“We’re both really broken up... it’s killing us,” owner Matt Warner said.
Sis’s is a mom-and-pop breakfast and lunch place with its own sausage gravy made from scratch, hand patted burgers, fresh cheesesteaks, and hand-cut meat and vegetables, Warner said.
“My wife and I like to cook,” he said. “We do made-to-order stuff. Most of the stuff we do is real simple recipes, nothing fancy. That’s how we operate, and we are going to continue that way until it’s over.”
Warner and his wife, Mandie, took over the business July 1, 2017. Before Warner took over ownership, the location was the Time of Day Café operated by Roberta Stonerock, also known as Sis. The Time of Day Café closed June 30, 2017.
Warner and his wife had a friend who worked for Sis who mentioned she was closing her doors, so they offered to help. They went in and cleaned the place one weekend and that’s when Sis said she’d sell the business to them.
“So, we bought it and opened up July 1. My wife and I had three basic things: One, we were going to sell the food at a reasonable price. Two, we were going to make sure people had enough to eat and when they got up, they weren’t going to be hungry. Three, we were going to be good homestyle cooking,” he said.
Warner cites the rise in costs and supply chain issues as the reasons for closing.
“Food costs have just gone outrageous,” he said. “We raised our prices for the first time in nine months on Feb. 1 and we are already behind again. We raised prices to keep food costs down but we are back up again already just a month later.”
As an example, Warner said when they first started out a 10-pound slab of bacon cost $35 and now costs $57, and chicken fried steaks were $43 for a case and are now $96.
“We just got to the point where we were tired of trying to keep up. We talked about it on and off for the past couple of months and just came to the decision this weekend that we could not run the restaurant and provide a product that we’re comfortable providing to the public at a price that we think is fair. We can’t run it the way we want to run it anymore,” Warner said.
The cost increases are killing small town mom-and-pop businesses, Warner said: “It’s just sad that another small business has to go to the wayside because of cost.”
“One customer said you don’t have places like this where you can sit down and relax and meet with your friends and talk with your friends. Other restaurants don’t have that kind of environment where you don’t feel comfortable doing that. Ours is inviting when you walk in. The customer said something else that struck me. He said when you own a business, you don’t really own a business, it owns you. He’s right. To make it work, you have to live and breathe the business. We did what we needed to do the last four to five years,” Warner said.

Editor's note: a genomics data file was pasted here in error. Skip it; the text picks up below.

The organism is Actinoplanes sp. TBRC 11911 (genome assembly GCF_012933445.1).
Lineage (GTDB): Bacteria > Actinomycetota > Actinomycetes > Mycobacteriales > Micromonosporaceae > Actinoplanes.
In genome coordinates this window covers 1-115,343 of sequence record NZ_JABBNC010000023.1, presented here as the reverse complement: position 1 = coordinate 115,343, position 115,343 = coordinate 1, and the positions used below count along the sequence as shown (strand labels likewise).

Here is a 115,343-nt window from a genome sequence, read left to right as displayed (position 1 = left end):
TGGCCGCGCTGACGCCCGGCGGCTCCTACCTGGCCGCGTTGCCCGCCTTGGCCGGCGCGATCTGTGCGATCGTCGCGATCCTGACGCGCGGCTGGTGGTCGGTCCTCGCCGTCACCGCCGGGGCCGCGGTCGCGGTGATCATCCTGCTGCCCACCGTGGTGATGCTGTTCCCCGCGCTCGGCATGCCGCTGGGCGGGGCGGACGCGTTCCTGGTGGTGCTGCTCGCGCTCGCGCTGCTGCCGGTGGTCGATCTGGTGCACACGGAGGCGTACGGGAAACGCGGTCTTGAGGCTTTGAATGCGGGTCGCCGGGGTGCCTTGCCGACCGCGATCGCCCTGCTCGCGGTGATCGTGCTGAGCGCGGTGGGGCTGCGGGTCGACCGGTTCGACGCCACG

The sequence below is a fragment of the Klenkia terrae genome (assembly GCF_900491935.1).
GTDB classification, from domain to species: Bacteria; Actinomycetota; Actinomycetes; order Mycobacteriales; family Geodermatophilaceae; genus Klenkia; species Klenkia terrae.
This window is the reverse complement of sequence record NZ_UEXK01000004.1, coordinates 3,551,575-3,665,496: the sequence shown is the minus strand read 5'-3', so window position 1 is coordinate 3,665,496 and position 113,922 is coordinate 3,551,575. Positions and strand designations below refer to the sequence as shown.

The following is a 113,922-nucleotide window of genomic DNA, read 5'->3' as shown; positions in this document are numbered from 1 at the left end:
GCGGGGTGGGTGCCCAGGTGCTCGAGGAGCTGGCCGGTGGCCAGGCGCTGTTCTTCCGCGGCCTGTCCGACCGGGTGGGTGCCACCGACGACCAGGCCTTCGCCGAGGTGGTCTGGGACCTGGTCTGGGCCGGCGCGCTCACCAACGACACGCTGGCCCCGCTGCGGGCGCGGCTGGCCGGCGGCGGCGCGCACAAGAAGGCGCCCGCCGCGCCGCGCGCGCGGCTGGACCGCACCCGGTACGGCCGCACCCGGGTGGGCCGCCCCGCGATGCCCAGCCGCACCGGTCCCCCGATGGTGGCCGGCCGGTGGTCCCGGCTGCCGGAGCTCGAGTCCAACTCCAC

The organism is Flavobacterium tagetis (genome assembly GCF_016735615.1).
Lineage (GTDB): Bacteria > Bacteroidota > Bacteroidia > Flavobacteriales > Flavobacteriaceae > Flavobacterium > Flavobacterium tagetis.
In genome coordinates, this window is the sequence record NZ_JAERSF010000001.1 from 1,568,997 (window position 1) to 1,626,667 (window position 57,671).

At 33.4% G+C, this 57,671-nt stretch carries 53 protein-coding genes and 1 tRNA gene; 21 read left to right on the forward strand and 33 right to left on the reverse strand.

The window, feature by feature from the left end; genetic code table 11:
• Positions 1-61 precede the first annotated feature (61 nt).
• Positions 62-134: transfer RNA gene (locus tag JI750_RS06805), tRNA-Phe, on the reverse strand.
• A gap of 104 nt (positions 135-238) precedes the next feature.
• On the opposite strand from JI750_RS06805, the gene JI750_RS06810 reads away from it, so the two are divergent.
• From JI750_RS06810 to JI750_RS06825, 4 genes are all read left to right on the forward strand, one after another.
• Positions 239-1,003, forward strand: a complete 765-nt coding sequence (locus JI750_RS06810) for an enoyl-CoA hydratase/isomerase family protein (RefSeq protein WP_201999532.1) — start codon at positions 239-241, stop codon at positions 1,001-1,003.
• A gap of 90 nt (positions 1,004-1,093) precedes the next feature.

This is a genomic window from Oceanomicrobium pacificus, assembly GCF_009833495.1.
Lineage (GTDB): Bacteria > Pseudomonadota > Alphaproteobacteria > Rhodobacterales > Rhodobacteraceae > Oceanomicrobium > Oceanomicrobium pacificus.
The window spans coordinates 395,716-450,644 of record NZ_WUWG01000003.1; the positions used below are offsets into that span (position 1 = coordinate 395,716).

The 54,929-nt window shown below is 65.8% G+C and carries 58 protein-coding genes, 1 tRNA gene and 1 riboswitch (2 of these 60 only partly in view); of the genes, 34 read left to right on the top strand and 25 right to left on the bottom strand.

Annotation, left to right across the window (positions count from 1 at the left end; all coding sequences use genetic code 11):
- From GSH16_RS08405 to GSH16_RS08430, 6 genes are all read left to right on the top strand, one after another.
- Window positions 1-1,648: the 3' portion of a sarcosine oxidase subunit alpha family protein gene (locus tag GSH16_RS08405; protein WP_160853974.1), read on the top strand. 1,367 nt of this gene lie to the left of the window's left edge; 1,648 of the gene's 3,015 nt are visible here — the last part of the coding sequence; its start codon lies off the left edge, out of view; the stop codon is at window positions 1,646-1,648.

Having to close this business is hurting the Warners, but he said he’s more sorry for the people.
“We appreciate all of the business that they have given us and we’re sorry that we had to do this. It’s been a pleasure serving them,” he said. “We’re more sorry for the people than we are for us because of the people that eat here.”
People from other cities and states come to Sis’s just for breakfast. As an example, Warner mentioned a little boy from Lima who saw a commercial on TV and had his parents bring him to the restaurant just for pancakes.
Warner announced the closing on Facebook, where over 240 people had good things to say about the restaurant.
“We just recently found your restaurant and loved the service and the home feeling eating there. The look on my brother-in-law’s face when he received that enormous pancake. Truly will miss you and your family,” Jeff Roland said.
“So sad to read this. Me and family and good friends made wonderful memories there. So nice that you called out our names when we came in... The Time taken for reading labels for my food allergies... a place you made people feel special. This is just really sad. Best wishes to you and all the great staff too,” Beckie J. Neff-Artist commented.
“So sorry to hear this. Loved your restaurant. Great food and friendly staff. We would drive from Columbus just for breakfast. You will be missed,” Joann Herdman said.
Although the restaurant is closing, its “Wall of Honor” will live on with pictures and memorabilia at the new general store, which is is expected to open later this year.
As for their next steps, Warner is retired from the Air Force but works a full-time engineering job, and said he and his wife will get to travel.
“We will get to do a lot more traveling than before. We will get to see some places we couldn’t,” he said. “When you own a business, you can’t just go places. You have to be around for the most part.”